Jack G. Ganssle is a lecturer and consultant on embedded development issues. He conducts seminars on embedded systems and helps companies with their embedded challenges and is. conducting a seminar about building better embedded systems on December 5. Contact him at . His website is .
I read your column on digital piracy and enforced DRM, and for the mostpart, I agree. However, you wrote something that got me thinking:”I abhor piracy and feel that trading copyrighted material is simply wrong.But making me pay for extra hardware in my TV or PC to keep me from stealingis akin to having a cover charge to enter a Radio Shack, in case I decide toswipe something.”
Actually you do pay a cover charge (sort of) – it's called higher prices. Iwas astounded to find out how much stuff is stolen from retailers every day.Embedded RFID tags or whatever other means seem necessary are a cost sharedby everyone who enters the store. I also feel like a criminal whenever I gointo a store that uses electronic scanning technology at the doors. I tendto worry that I might have something in my pocket that will set the foolthing off.
You see the same thing at airports. I was flying from Seattle back to Reno,and I set off the metal detector. I had completely forgotten my cell phonein my shirt pocket. Rookie move, but once I had tripped the system, I waspulled aside for everything short of a body cavity search.
What it comes down to is something Andy Rooney once said on his TVcommentary: (my paraphrase) “It really bothers me that a minority of badpeople make it necessary for me to spend a bunch of time and money to makesure that they can't get at my stuff.” Home security systems, vehiclealarms, DRM, door scanners, etc. exist because people will not control theirbasic greed. Even shopping online is not without it's hazards.
I don't know what the solution is. I don't mind DRM as long as it istransparent and allows me to do without hassles what I'm allowed to do. Onething that would help (I've harangued my kids about it) is to make sure thatyou make your position clear to those around you that you will have nothingto do with pirated material, and why. Maybe, in the long run, that willeventually help. I'm skeptical, but you never know!
I did sign up for the Windows iTunes, but unfortunately, I have very littleinterest in modern music. Many of the songs I looked for were not in thedatabase. Songs that are no longer available as LP's, CD's or other physicalformats should be made available by the copyright owners for downloading ata reasonable fee. This would help to mitigate some of the rationale piratesuse.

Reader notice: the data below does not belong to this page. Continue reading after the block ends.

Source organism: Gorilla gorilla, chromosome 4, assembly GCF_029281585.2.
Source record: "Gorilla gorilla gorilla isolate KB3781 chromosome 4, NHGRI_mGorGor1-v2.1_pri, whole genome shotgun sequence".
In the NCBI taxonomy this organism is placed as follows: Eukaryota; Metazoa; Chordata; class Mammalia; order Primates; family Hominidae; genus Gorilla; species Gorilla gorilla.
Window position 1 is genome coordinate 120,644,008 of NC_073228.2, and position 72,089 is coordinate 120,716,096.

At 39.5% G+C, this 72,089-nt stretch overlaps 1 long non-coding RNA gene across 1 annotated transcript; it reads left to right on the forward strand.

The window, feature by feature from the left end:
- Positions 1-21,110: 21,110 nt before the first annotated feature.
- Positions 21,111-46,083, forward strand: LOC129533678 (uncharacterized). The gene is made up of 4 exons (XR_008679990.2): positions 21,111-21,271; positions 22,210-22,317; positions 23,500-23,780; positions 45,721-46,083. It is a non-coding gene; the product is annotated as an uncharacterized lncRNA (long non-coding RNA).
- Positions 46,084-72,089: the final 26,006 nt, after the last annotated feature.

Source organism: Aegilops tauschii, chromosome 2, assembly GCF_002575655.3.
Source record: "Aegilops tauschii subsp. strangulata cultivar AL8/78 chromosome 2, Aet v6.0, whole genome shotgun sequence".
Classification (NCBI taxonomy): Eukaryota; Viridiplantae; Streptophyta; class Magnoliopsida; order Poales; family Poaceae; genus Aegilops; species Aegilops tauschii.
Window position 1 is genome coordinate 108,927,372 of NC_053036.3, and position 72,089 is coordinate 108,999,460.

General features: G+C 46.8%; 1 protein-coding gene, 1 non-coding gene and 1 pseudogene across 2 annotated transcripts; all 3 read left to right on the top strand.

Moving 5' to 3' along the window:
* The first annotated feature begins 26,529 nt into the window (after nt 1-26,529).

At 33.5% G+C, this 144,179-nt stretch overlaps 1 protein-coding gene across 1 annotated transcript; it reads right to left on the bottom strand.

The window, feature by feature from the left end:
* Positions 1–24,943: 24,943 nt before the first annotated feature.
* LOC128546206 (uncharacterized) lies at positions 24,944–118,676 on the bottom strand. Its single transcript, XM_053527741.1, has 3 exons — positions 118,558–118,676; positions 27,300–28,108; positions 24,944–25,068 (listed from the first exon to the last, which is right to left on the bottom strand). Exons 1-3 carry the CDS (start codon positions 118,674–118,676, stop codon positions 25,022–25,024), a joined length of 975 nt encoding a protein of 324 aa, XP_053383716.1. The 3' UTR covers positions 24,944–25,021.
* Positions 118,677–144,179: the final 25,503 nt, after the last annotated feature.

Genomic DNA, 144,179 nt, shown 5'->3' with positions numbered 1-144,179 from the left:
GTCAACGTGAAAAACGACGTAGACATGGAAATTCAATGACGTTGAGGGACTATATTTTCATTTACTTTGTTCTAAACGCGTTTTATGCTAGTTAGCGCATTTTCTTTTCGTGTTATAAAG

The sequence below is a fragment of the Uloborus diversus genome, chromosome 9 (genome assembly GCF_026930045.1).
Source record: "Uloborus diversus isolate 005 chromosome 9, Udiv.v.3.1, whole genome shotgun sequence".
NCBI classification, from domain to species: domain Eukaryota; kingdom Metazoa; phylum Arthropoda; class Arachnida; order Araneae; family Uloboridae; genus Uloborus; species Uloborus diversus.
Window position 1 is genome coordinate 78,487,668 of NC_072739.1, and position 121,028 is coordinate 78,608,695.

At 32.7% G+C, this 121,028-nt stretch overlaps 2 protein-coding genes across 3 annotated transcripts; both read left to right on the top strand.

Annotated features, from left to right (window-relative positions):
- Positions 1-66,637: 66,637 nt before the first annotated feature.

As always, you have good, thought-provoking material. Keep it up!
– Dave Telling
I disagree with your analogy. There are special concerns when it comes todistribution of digital content. Because it is so easy to copy and store (infact, distribution of digital content is copying and storing), there isno protection for the artist/author — no way to ensure fair payment for workdone. Unlike a physical book, which at least takes some real effort to copy, adigital book can be posted on a web site or FTPd around the world in a matter ofseconds. A million copies distributed, none purchased, and no due profits forthe author. Putting digital rights management (such as a unique ID on every CPU)in computers makes perfect sense. It allows content providers to sell yousomething (stamped or encoded with your CPU's ID) digitally which you can notthen turn around and distribute illegally. How is this invasive?
You hire a painter to paint a mural on your house. The painter comes, appliespaint to your house, you pay, the painter leaves. Because the paint isphysically attached to your house, you can not resell the painter's work tosomeone else. This does not bother you. Of course not. You had no expectation ofbeing able to sell a copy of that work. It is the same thing with buying digitalcontent which is stamped with your computer's ID. It's painted on your pc. Whydoes it bother you that you can't copy and potentially distribute what youbought? Do you feel like you're being treated like a criminal because they tookaway the ability for you to steal? Do you get upset by movie theatersprohibiting video cameras inside? I think this is all a matter of what we havebecome accustomed to. We expect to be able to copy and use digital contentfreely because we have been able to do this historically. This expectation isbeing challenged — and we resist — but do we have an ethical or legal leg tostand on?
Surely, there are content protection schemes which are invasive, but many (suchas uniquely identifying a CPU) are no more invasive or restrictive than theirphysical-world non-transferrable counterparts such as paint on the wall or workdone to install a kitchen sink.
– Daniel Singer